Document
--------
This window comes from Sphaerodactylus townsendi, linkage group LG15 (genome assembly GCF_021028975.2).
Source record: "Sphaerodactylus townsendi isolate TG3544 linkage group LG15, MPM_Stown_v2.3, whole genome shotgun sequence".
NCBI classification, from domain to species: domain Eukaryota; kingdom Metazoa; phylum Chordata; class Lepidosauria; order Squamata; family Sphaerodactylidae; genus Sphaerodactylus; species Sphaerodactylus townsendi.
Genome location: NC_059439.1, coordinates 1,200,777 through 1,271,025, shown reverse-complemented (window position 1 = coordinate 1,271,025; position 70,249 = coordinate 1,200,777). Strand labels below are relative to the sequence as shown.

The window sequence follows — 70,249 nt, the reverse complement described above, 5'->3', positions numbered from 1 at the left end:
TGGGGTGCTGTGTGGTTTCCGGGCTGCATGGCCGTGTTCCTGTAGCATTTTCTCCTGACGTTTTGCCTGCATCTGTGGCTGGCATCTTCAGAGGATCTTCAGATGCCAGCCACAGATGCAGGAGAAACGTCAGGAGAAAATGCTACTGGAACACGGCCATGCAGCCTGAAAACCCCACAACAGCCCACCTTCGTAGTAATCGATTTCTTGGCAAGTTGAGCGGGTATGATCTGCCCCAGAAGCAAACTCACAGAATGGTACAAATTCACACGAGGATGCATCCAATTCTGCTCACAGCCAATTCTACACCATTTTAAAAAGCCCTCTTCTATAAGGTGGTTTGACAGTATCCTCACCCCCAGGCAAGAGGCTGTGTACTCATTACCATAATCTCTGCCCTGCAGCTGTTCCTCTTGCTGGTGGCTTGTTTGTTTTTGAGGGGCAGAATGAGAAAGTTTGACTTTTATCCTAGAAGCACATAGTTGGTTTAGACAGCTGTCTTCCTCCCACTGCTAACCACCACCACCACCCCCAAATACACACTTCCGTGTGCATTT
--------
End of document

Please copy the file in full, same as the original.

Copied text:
This window comes from Sphaerodactylus townsendi, linkage group LG15 (genome assembly GCF_021028975.2).
Source record: "Sphaerodactylus townsendi isolate TG3544 linkage group LG15, MPM_Stown_v2.3, whole genome shotgun sequence".
NCBI classification, from domain to species: domain Eukaryota; kingdom Metazoa; phylum Chordata; class Lepidosauria; order Squamata; family Sphaerodactylidae; genus Sphaerodactylus; species Sphaerodactylus townsendi.
Genome location: NC_059439.1, coordinates 1,200,777 through 1,271,025, shown reverse-complemented (window position 1 = coordinate 1,271,025; position 70,249 = coordinate 1,200,777). Strand labels below are relative to the sequence as shown.

The window sequence follows — 70,249 nt, the reverse complement described above, 5'->3', positions numbered from 1 at the left end:
TGGGGTGCTGTGTGGTTTCCGGGCTGCATGGCCGTGTTCCTGTAGCATTTTCTCCTGACGTTTTGCCTGCATCTGTGGCTGGCATCTTCAGAGGATCTTCAGATGCCAGCCACAGATGCAGGAGAAACGTCAGGAGAAAATGCTACTGGAACACGGCCATGCAGCCTGAAAACCCCACAACAGCCCACCTTCGTAGTAATCGATTTCTTGGCAAGTTGAGCGGGTATGATCTGCCCCAGAAGCAAACTCACAGAATGGTACAAATTCACACGAGGATGCATCCAATTCTGCTCACAGCCAATTCTACACCATTTTAAAAAGCCCTCTTCTATAAGGTGGTTTGACAGTATCCTCACCCCCAGGCAAGAGGCTGTGTACTCATTACCATAATCTCTGCCCTGCAGCTGTTCCTCTTGCTGGTGGCTTGTTTGTTTTTGAGGGGCAGAATGAGAAAGTTTGACTTTTATCCTAGAAGCACATAGTTGGTTTAGACAGCTGTCTTCCTCCCACTGCTAACCACCACCACCACCCCCAAATACACACTTCCGTGTGCATTT